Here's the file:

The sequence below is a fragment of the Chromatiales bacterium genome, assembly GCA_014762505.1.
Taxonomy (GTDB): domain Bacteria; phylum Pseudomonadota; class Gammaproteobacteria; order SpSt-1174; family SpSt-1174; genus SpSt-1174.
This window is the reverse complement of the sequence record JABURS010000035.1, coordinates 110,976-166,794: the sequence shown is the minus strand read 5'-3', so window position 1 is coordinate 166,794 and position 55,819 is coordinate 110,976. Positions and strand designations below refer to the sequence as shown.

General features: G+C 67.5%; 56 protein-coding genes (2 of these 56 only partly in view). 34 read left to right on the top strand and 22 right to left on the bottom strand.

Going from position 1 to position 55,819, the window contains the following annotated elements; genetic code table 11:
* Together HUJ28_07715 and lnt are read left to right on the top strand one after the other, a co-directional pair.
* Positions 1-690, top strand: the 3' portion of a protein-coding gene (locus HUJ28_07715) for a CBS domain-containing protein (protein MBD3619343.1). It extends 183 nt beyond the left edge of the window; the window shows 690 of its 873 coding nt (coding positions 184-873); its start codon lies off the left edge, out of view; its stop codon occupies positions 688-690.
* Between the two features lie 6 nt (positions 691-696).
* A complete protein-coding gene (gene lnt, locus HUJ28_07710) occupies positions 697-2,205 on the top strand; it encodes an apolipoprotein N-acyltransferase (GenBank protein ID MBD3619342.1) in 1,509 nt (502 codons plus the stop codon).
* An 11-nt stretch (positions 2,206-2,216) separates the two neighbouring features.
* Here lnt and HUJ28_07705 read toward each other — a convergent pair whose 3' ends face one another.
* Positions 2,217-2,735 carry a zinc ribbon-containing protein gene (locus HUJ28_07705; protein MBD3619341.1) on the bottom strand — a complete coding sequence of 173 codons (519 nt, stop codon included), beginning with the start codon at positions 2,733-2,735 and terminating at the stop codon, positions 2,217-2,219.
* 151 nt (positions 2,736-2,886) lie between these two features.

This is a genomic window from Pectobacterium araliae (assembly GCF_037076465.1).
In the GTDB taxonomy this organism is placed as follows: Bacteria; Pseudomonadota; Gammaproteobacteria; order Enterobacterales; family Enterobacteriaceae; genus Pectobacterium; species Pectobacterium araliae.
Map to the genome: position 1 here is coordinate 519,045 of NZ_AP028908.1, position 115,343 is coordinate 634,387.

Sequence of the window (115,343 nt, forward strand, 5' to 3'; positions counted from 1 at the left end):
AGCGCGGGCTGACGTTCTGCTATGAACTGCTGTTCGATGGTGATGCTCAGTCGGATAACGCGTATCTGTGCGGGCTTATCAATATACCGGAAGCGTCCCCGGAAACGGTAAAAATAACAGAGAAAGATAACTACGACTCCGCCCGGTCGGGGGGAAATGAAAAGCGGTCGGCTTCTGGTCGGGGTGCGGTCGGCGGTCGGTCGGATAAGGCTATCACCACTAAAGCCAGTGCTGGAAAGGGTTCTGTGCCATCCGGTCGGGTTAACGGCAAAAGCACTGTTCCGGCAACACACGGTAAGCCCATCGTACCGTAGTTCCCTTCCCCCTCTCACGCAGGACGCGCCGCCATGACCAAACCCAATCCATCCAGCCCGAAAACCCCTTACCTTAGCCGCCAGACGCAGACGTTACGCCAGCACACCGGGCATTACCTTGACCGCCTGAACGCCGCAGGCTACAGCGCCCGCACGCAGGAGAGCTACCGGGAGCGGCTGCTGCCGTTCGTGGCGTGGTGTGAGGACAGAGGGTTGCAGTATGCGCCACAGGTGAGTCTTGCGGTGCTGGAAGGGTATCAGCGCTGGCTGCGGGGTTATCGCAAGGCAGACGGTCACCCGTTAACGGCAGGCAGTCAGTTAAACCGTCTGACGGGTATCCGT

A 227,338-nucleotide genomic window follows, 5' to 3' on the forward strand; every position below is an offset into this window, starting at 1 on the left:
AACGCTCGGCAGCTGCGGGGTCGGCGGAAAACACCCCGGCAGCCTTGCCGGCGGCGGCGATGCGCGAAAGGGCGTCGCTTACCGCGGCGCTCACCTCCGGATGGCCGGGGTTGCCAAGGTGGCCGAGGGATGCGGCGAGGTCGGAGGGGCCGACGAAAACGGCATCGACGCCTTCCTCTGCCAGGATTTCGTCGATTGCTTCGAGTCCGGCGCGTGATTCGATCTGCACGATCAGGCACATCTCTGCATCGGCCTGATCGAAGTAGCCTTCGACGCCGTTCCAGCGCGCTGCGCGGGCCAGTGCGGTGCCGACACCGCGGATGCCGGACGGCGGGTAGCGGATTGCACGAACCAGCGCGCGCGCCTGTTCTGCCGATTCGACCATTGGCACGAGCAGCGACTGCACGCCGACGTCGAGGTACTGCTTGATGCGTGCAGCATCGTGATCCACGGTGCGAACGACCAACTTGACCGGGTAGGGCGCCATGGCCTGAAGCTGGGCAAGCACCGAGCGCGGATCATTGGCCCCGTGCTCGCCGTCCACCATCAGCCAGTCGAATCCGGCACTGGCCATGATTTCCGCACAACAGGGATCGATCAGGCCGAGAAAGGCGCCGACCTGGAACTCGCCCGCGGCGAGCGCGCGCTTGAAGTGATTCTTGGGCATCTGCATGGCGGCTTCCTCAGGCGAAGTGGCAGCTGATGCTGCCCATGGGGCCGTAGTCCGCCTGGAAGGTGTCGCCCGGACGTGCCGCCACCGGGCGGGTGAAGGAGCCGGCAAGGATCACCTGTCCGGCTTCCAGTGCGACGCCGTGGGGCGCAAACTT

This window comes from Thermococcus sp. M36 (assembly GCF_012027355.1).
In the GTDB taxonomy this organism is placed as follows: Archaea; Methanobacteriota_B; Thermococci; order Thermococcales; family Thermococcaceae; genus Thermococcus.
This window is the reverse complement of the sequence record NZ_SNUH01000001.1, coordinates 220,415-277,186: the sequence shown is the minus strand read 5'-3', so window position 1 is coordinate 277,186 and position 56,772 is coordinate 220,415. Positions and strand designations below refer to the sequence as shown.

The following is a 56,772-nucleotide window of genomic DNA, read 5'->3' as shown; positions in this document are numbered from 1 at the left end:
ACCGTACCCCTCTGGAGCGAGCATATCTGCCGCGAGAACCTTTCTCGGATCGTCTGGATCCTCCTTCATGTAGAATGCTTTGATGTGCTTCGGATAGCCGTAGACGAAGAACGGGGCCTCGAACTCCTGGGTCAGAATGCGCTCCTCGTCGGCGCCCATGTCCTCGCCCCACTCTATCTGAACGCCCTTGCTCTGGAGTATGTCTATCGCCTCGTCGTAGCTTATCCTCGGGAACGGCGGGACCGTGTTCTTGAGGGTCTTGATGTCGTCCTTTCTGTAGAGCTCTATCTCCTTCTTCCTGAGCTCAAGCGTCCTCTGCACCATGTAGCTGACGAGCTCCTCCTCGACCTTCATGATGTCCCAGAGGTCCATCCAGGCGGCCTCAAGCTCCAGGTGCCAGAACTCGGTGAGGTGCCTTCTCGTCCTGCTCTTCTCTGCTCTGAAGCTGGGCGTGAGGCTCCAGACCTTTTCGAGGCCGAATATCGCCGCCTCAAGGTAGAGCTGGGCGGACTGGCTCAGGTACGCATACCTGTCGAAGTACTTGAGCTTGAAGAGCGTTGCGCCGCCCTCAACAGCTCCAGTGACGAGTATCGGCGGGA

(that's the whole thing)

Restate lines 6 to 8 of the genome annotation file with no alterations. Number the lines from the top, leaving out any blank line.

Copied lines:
* Together HUJ28_07715 and lnt are read left to right on the top strand one after the other, a co-directional pair.
* Positions 1-690, top strand: the 3' portion of a protein-coding gene (locus HUJ28_07715) for a CBS domain-containing protein (protein MBD3619343.1). It extends 183 nt beyond the left edge of the window; the window shows 690 of its 873 coding nt (coding positions 184-873); its start codon lies off the left edge, out of view; its stop codon occupies positions 688-690.
* Between the two features lie 6 nt (positions 691-696).